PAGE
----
GO

In your view, which of the following initiatives will have the greatest impact on the European payments market?

European Commission proposal for revised Payment Services Directive (PSD2)
European Commission proposal for new Regulation on interchange fees for card-based payment transactions
Work programme of Euro Retail Payments Board, chaired by European Central Bank
SecuRe Pay Forum recommendations for security of internet payments; for payment account access services; for security of mobile payments
Guidelines and technical standards issued by European Banking Authority pursuant to mandate provided by proposed PSD2 (Articles 86, 87)
or show results

 

EPC Newsletter
Issue 2 - April 2009

Legal and Regulatory Issues

New Kids on the BlockAn introduction to payment institutions

24.04.09 By Ruth Wandhöfer

INTRODUCTION AND SUMMARY

In a press release of 12 December 2007 following the publication of the Payment Services Directive (PSD) in the EU Official Journal, the European Commission reiterated the expectation that this new legal framework for payments in the Community should, among others, "lead to lower prices and greater choice for users by fostering competition in the market and allowing non-banking institutions to enter the payment markets." To that end the PSD introduces a new category of payment services providers as of 1 November 2009: the payment institution (PI). Ruth Wandhöfer puts into perspective the role of the PIs in the context of the PSD and gives an overview of the payment activities they will perform.

***
Readers are invited to share their thoughts on topics discussed in the EPC Newsletter.
Scroll to the end of the page and post a comment. Go to comments.

Payment institutions in the context of the PSD and other financial legislation

Payment Institutions (PIs) are defined by the PSD Article 4 (4) as follows: "'payment institution' means a legal person that has been granted authorisation in accordance with Article 10 to provide and execute payment services throughout the Community". Whilst the definition alone does not provide sufficient background information on what such institutions actually are, the PSD goes on to describe such institutions in some detail as part of Title II of the original Directive text, which defines a comprehensive supervisory regime for payment institutions.

In order to put PIs into the general context of the PSD - the latter clearly aimed at regulating the provision of payment services and not payment providers per se - the global requirement defined by the Financial Action Task Force (FATF) Special Recommendation VI on "Alternative Remittance" also needs to be considered. This recommendation states that: "Each country should take measures to ensure that persons or legal entities, including agents, that provide a service for the transmission of money or value, including transmission through an informal money or value transfer system or network, should be licensed or registered and subject to all the FATF Recommendations that apply to banks and non-bank financial institutions. Each country should ensure that persons or legal entities that carry out this service illegally are subject to administrative, civil or criminal sanctions." Recital 15 of the PSD text makes a clear reference to this requirement.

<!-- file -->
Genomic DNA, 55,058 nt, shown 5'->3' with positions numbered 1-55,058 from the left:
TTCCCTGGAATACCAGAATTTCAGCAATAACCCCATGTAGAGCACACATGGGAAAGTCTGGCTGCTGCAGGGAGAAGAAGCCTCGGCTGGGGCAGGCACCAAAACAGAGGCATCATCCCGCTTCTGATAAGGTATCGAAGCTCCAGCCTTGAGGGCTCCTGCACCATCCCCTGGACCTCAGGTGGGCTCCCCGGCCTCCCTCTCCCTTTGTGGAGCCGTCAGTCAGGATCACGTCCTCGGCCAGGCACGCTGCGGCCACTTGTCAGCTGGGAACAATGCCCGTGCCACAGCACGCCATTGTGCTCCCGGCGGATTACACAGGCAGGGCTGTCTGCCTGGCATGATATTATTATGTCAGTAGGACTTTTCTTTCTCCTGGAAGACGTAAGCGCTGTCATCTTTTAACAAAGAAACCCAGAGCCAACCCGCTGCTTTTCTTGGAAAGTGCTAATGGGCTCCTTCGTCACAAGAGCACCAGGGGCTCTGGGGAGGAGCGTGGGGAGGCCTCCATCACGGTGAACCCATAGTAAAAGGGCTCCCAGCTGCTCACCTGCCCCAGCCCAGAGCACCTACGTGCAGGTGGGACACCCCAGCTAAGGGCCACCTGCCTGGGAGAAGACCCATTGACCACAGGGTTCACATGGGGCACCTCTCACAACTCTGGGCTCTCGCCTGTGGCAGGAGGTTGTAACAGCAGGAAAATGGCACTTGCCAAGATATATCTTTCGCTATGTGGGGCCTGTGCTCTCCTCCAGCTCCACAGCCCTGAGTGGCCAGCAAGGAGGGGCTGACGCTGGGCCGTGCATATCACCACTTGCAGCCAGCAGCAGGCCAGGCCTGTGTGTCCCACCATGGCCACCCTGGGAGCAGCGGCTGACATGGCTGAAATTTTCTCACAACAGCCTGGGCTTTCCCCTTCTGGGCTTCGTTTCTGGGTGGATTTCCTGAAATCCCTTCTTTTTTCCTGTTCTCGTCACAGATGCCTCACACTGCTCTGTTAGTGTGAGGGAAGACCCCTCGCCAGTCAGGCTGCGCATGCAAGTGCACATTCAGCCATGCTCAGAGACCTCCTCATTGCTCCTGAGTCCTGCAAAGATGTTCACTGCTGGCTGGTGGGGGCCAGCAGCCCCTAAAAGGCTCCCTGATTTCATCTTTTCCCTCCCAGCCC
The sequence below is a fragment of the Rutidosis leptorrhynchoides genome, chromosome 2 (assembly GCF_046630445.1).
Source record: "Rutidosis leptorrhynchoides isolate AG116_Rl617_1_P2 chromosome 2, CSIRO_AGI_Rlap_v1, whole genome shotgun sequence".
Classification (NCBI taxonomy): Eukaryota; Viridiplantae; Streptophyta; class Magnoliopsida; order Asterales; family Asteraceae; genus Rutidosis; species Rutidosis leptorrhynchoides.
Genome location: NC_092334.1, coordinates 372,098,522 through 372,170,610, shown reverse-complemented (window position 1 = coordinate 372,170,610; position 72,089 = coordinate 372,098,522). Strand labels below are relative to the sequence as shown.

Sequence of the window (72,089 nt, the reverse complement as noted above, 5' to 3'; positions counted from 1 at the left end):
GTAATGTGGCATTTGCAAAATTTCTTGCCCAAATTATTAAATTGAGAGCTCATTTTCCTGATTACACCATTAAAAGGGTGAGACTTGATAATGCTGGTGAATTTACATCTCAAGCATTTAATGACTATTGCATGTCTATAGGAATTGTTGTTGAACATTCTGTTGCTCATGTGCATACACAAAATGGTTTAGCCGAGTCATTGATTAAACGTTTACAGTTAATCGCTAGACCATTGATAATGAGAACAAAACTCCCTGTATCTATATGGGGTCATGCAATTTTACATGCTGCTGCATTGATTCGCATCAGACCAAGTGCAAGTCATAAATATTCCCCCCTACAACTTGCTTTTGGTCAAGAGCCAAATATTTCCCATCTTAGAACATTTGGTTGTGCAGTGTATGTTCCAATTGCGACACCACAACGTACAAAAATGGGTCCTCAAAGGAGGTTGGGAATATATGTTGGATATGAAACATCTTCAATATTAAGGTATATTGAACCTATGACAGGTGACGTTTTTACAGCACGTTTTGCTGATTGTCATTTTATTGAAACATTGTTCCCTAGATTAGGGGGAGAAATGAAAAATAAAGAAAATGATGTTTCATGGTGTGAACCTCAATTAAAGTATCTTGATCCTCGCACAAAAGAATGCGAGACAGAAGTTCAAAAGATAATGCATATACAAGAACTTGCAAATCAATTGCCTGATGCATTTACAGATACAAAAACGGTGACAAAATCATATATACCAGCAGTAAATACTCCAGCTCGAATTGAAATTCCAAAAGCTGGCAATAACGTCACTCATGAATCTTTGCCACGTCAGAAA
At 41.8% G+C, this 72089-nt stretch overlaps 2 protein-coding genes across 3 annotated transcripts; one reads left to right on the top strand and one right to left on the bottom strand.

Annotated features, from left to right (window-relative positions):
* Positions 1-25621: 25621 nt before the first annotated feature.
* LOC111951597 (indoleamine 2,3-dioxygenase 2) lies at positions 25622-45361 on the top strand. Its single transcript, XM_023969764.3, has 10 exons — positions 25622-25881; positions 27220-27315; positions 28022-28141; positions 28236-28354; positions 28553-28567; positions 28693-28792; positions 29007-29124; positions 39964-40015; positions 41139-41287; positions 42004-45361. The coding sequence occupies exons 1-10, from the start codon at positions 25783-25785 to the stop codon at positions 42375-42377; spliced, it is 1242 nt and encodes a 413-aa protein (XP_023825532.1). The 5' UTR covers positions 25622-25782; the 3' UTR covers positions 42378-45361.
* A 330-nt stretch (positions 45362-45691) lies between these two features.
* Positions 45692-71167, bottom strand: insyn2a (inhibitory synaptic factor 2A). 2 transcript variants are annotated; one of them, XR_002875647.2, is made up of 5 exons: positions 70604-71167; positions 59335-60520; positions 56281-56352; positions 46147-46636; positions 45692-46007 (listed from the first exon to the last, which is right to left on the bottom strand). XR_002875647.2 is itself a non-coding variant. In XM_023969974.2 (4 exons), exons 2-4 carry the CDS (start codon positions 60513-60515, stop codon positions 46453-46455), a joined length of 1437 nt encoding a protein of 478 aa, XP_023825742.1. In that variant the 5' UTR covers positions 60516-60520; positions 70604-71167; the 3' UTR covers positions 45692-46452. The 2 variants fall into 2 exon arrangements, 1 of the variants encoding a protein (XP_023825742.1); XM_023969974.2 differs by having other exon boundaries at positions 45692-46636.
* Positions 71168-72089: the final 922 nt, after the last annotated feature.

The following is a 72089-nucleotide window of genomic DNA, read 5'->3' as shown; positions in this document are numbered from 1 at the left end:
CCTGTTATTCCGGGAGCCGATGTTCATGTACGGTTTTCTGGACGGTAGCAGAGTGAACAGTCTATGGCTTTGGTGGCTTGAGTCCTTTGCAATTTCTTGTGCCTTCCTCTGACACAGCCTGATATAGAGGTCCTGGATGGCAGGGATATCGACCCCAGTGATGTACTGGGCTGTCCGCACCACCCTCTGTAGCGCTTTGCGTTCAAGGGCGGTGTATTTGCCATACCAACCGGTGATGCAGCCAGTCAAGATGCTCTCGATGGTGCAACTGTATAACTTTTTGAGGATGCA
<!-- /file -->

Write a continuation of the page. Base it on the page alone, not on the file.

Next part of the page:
Furthermore, the existence of PIs is also in line with one of the EU's other regulatory objectives - namely that of enhancing competition in the payments industry, allowing for more consumer choice and the continued decrease in transaction pricing for this client segment via increased supply of harmonised payment services across the Single Market.

The licensing regime

Any person or business can decide to apply for a licence under the PSD which permits the provision of payment services as a payment institution. While natural persons are limited to provide payment services at the domestic level, legal persons (businesses) can obtain a European passport and thus offer payment services across the Single Market. A number of existing businesses will have to be regulated as a PI due to their present core business activity (for example, money remitters). In addition, the PSD allows for the possibility to introduce payment services as an additional service to an existing core business allowing them to become a "hybrid payment institution". Potential candidate examples include mobile phone companies and supermarkets.

The payment services license, as defined in the supervisory regime for PIs, is to be issued by the appointed "competent authority" of each Member State if a number of criteria are fulfilled by the applicant. These criteria include the provision of a minimum of initial capital (ranging from 20.000 to 125.000 EUR depending on which services described in the Annex the PI intends to provide) as well as to ensure ongoing capital is provided according to several calculation methods set out in Article 8. The principle of correlation between size of payment service operations / volumes and ongoing capital requirements is being followed here.